Despite his lung cancer diagnosis, Harold Knight considers himself lucky. Although he used to smoke, he never took a sick day in his life. “They always say I was a tough old guy,” he says. “I had never been sick before.”
Then, about a year and a half ago, Knight fell while walking in the mountains. He consulted his primary-care physician, who didn’t seem particularly concerned. Knight, however, felt sure that something was wrong. He kept complaining until his provider x-rayed the spot. Knight was smart to listen to his instincts: the X-ray revealed a tumor in his lungs the size of a lime on the exact spot where he had fallen.
Knight was treated by Robert Kyler, MD, a radiation oncologist with Augusta Health in Fishersville. From the beginning, Knight appreciated Dr. Kyler’s warmth and accessibility. “His caring has helped me get through the process,” says Knight. “When you work with someone who appreciates you, you feel better.” Knight underwent radiation therapy five days a week for six weeks with Dr. Kyler, and thankfully, the tumor disappeared.
For patients with cancer, Dr. Kyler advises educating themselves as much as possible: “Make sure you understand everything you can about the diagnosis and recommendations, gather information about all the options, ask questions, and get comprehensible answers. Then, during treatment, follow recommendations, mention any symptoms and side effects, and continue to ask questions.”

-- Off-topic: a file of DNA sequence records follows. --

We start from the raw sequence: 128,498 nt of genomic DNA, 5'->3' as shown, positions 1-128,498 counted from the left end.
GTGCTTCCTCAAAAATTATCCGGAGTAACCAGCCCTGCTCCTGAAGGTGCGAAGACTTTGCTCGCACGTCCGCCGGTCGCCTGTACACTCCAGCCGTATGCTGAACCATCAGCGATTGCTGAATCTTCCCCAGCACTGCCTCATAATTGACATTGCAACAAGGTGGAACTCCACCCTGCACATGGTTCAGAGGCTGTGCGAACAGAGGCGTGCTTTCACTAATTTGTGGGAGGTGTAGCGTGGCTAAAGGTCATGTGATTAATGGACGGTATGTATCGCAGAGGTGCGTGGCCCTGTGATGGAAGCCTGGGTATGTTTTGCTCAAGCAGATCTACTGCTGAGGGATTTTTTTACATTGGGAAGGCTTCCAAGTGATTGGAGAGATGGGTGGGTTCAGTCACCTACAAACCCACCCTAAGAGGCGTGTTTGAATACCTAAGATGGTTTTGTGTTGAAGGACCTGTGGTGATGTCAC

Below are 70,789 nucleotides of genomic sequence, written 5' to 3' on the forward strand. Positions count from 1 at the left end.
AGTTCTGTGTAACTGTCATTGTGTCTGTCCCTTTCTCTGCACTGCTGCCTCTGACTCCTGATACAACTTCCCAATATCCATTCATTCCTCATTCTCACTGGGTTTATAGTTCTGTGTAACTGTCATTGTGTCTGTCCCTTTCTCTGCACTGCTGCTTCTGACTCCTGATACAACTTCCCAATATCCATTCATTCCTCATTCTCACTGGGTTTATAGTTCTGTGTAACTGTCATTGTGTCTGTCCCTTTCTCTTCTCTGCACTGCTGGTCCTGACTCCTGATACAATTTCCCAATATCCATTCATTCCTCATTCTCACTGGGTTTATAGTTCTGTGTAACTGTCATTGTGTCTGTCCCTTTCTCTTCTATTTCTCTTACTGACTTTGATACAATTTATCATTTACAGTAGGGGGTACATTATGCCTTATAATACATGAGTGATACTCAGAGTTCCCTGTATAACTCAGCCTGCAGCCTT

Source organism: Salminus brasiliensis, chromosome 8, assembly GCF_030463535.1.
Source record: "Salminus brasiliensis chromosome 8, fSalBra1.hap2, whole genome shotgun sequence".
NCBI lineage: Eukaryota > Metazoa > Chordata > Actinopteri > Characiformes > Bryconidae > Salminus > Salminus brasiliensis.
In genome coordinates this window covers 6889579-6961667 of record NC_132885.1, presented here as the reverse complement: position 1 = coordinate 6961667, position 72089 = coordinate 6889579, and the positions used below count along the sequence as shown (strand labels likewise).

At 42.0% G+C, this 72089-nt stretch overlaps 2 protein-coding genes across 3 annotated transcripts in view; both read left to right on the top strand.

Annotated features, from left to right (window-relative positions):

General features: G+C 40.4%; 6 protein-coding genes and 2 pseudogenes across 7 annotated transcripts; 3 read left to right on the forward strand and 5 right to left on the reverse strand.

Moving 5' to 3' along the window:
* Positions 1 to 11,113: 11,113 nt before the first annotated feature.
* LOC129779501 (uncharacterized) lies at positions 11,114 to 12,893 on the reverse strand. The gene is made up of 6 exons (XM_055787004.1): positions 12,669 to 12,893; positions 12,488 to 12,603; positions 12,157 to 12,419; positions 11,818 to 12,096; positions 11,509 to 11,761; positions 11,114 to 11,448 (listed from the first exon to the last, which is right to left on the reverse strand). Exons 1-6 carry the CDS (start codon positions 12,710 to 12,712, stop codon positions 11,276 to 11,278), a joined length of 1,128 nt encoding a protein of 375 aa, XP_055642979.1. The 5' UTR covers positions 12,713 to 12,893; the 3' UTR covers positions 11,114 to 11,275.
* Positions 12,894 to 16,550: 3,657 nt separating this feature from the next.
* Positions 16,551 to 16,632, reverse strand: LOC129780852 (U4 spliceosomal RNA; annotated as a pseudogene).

Dr. Kyler also recommends that patients stay active and eat healthfully throughout the treatment process. “Continue with an exercise regimen to the degree possible,” he says, “and you will be better able to withstand the rigors of treatment.” Knight did just that, and it seems to have helped him cope with the challenges of undergoing radiation and chemotherapy.
Knight says that Dr. Kyler and his team have helped him remain positive throughout the process. “They took away the thought of dying,” he says. “They made me feel like I’ll be fine, and I believe in that.”
Dr. Kyler finds that, paradoxically, it is sometimes harder to manage emotions after treatment is done, because then the patient and provider are no longer actively fighting the cancer but simply monitoring it periodically. Knight visits Dr. Kyler’s office every six months for scans to ensure that his cancer has not returned, and he gets nervous before these appointments.
Dr. Kyler strongly encourages patients not to identify themselves by their diagnoses. “Mr. Knight is aware of the fragility of life, but he hasn’t let this experience define who he is,” he says. Although Knight still worries, he has found the strength and energy to return to the mountains he loves.
Robert Kyler, MD | Radiation oncologist | Augusta Health
Link to original publication at ourhealth.com